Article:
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PUBLIC TALK: Adventures In Arctic Seas and Metagenomes- The Search for Cold Adapted Enzymes

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Today's date is Tuesday, October 20, 2020
Adventures In Arctic Seas and Metagenomes- The Search for Cold Adapted Enzymes Other events...
Organisms living in cold environments must possess enzymes which function at lower temperatures in order to survive. Humans have found uses for these enzymes in the food and processing industries, domestic products and for biotechnological applications. This, along with their potential for bioremediation and renewable energy production has driven efforts to discover novel cold adapted enzymes. At the University of Troms° 300 km north of the Arctic circle we have access to remote cold environments, and our samples comprise a variety of marine biota and sediments collected from the polar regions. Here I will present a strategy for the discovery of new enzymes from metagenomic DNA- that is the DNA complement of a given environment rather than an individual organism. I will discuss the methods we are using to produce enzymes from this DNA giving an example of a protein that I am currently characterising. This example illustrates the complexity of investigating proteins from unknown sources, and how research often gives us answers we do not expect.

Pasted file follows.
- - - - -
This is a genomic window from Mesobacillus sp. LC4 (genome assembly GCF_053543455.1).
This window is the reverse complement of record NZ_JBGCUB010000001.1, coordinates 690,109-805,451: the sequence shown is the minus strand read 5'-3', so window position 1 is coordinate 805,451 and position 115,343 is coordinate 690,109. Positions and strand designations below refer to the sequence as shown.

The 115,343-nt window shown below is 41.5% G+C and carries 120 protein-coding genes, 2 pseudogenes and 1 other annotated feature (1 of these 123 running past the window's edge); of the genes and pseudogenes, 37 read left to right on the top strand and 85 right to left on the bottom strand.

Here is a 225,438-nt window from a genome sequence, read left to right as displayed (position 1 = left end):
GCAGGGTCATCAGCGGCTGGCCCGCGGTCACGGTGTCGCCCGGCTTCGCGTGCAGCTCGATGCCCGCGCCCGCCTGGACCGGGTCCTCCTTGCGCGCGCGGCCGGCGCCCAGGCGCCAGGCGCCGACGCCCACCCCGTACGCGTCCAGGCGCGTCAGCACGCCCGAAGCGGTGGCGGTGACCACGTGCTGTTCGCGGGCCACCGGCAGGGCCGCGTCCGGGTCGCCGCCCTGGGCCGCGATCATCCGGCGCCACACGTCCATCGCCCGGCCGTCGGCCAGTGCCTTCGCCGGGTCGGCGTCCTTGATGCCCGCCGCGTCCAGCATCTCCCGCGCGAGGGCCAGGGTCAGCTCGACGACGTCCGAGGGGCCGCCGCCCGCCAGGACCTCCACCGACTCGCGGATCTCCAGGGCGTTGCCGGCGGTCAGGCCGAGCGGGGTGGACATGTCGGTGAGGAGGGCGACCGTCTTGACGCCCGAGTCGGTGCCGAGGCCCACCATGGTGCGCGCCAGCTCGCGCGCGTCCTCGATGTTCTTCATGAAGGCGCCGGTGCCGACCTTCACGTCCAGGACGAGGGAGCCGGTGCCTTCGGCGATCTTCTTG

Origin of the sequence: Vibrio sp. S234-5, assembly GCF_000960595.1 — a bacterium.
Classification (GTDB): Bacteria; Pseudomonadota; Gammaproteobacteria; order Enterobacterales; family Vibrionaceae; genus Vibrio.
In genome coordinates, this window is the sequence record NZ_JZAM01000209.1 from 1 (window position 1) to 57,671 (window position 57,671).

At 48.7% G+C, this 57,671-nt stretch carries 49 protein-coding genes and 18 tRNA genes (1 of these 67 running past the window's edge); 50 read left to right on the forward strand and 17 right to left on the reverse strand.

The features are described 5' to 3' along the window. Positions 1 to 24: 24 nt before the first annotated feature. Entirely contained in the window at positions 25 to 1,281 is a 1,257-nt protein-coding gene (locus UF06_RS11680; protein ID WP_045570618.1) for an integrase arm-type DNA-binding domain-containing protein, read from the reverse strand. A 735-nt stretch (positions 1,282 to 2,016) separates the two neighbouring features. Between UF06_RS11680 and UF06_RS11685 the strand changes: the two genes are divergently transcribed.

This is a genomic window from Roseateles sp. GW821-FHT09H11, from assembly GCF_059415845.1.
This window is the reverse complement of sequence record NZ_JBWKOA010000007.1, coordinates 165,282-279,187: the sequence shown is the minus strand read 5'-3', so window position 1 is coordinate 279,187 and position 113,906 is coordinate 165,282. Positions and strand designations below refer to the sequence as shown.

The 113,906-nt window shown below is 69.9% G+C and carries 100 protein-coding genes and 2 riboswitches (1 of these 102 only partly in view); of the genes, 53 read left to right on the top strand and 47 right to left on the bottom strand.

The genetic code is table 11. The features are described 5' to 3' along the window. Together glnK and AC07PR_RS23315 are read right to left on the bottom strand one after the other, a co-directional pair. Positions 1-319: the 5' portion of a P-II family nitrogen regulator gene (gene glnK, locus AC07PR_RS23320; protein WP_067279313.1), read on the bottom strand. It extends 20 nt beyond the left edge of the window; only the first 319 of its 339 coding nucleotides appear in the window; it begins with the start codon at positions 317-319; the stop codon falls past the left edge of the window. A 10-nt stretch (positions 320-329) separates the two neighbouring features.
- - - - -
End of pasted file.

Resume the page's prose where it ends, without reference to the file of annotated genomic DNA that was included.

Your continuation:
Adele Kim Williamson is a postdoctoral fellow in the MARZymes project, where her focus is the recombinant expression and structural and functional characterisation of novel enzymes from our metagenomic libraries. Currently she is working with a number of enzymes which may have functions in cell wall degradation, as well as putative DNA ligase and nitrilase proteins. Before coming to Norway, she completed a doctorate at the Research School of Biological Sciences in the Australian National University in 2007, and then worked as a post doctoral researcher at the Umeň Plant Sciences Centre in Sweden until early 2010. Her previous work involved structural and functional characterisation of subunits from the Photosystem II complex, with a particular interest in comparisons between thermophilic and mesophilic homologues. Adele is originally from New Zealand and took her BSc. in biochemistry at the University of Canterbury.
Speaker(s) Adele Williamson
Location SymbioticA Room 228, Level 2, School of Anatomy Physiology and Human Biology, UWA.
Contact Chris Cobilis <[email protected]> : 6488 5583
URL https://www.symbiotica.uwa.edu.au/activities/seminars
Start Fri, 07 Sep 2012 15:00
End Fri, 07 Sep 2012 16:30
Submitted by Chris Cobilis <[email protected]>
Last Updated Mon, 03 Sep 2012 10:11
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